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Have Americans turned against cent?

Is the U.S. public taking the process of abolishing the cent into its own hands?

That might seem to be a funny question to ask as the U.S. Mint announces that it has struck almost 4.8 billion cents in the first nine months of the calendar year 2012.

That’s a lot of cents.

But is it?

Demand for the cent is but a pale shadow of what it once was.

The culminating year of high cent demand from the 1990s economic boom was the year 2000 when 14.3 billion cents were struck.

Even if the average monthly production of 530 million cents continues until the end of the year, the annual production would reach a figure of 6.4 billion coins.

That is a 55 percent drop from the 2000 production level.

We all know Congress has been nibbling along the edges for years about the fate of the cent. It will do so again next year when it has a new Mint report in its hands relating to the coin’s future and potential compositions.

However, have the American people given up their emotional attachment to the cent in their day-to-day lives and are they simply stopping or reducing their use of it?

To be sure, all coin production is down from the year 2000, but no other denomination is under the twin threats of cost of production of 2.41 times face value and what could be a growing public indifference to its existence.

Even in our present difficult economic times, cent demand should be higher if the only factor influencing demand is economic conditions.

Hard times, you might think, would cause people to pinch every penny and make sure bills are settled to that last decimal point, but that does not seem to be what is going on if what I see in my day-to-day life is any guide.

So I repeat the question:

Are Americans getting ahead of the Congress and engaging in a process of abolishing the cent in their own lives?

Buzz blogger Dave Harper is editor of the weekly newspaper “Numismatic News.”

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4 Responses to Have Americans turned against cent?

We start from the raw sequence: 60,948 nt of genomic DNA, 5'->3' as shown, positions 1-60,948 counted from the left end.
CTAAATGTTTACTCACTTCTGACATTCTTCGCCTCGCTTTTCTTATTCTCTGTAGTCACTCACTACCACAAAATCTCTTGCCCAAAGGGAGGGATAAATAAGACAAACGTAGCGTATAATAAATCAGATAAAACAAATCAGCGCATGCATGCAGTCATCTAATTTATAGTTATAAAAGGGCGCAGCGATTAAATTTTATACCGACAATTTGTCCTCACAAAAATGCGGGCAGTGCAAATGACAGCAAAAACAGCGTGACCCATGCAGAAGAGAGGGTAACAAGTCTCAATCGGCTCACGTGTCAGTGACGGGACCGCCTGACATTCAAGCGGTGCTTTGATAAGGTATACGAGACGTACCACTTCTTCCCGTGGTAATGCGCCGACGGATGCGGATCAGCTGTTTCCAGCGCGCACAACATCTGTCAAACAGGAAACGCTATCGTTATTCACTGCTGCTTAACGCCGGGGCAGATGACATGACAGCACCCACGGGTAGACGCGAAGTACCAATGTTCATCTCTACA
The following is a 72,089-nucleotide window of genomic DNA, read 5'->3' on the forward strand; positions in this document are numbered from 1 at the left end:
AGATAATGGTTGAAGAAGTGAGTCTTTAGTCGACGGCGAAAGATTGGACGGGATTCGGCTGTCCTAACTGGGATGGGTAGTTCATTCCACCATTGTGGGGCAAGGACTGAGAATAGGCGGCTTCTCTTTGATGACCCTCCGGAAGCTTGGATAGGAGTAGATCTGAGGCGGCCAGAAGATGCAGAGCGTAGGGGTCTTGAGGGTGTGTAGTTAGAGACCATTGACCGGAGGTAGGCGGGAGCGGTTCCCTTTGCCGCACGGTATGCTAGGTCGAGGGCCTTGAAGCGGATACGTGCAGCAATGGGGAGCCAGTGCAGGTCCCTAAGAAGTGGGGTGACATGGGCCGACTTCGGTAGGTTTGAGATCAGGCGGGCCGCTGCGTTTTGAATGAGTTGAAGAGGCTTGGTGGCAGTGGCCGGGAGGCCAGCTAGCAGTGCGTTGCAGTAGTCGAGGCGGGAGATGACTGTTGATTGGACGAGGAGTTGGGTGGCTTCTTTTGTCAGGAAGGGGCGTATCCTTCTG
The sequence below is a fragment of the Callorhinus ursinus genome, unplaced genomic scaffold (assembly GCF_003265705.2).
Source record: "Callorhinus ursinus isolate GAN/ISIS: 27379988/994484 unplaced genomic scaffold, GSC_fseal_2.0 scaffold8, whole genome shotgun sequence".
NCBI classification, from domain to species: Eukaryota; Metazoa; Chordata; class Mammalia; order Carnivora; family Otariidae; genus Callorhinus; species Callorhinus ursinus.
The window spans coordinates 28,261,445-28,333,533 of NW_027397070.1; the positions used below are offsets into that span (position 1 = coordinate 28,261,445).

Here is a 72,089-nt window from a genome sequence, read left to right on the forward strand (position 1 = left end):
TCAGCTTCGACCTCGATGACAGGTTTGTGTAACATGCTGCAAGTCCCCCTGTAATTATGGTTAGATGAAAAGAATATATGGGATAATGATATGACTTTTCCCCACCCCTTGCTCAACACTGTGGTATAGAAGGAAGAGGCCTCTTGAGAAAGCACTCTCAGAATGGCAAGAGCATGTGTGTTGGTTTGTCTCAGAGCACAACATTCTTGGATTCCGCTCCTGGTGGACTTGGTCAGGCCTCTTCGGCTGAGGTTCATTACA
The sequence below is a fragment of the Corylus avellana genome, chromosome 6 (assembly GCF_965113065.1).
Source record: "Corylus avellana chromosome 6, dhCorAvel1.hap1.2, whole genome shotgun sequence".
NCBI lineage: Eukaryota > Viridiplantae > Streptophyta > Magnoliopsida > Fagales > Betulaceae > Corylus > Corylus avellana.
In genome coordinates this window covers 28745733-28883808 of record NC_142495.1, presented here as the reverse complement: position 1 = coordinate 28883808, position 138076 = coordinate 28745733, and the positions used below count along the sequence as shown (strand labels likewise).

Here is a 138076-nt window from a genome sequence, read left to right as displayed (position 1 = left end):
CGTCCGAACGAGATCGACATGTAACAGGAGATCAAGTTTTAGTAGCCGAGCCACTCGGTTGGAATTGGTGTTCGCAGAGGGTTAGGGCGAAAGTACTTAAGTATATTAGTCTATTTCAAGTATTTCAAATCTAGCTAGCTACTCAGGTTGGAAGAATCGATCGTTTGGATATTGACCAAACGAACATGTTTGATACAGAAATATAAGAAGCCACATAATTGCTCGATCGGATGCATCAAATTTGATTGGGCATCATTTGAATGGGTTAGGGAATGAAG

1. hrlaser says:

    “Have you changed your mind about abolishing the cent” is badly worded..

    It either assumes one DID want the cent absolished and changed their mind to NOT wanting it absolished, or vice-versa.. so if I answer “Yes”, which am I saying “Yes” to?..

    The question should be re-worded to something like “If you were in favor of absolishing the cent, have you changed your mind”.. or something similar..

    At any rate, it’s my opinion that as long as Abe Lincoln is on the cent, and there is an Illinois Congressional delegation, the cent will NEVER be abolished, even if they have to make it out of compressed sawdust and glue..

  2. Tom Snyder says:

    Every time I go to the bank, I see people dumping their jars and sacks of coins into the self serve coin counter. It gives a receipt which can be taken to a teller. I also get a lot of cents in change some back to
    1962-4 which are lustrous nearly uncirculated. This turning in of household hoards certainly would
    diminish the demand for new cents.

  3. ercw2004 says:

    No I don’t think that Americans have turned against the cent. Were just using it more wisely, and only when we absolutely have to. I feel that the increase in online shopping and the frequent use of the credit cards to make cash payments is a major factor in the declining demand in the use of the cent. But you can be sure that for those times cash is used in a transaction, that the use of the cent is very instrumental in completing that process. So NO! I am not for abolishing the cent. So in this weeks poll, should I vote yes, no, or not at all???

  4. jeffjeffb1 says:

    People in Vt. have taken it into their own hands. A merchant in Burlington made the “Free Press”
    by doing this.

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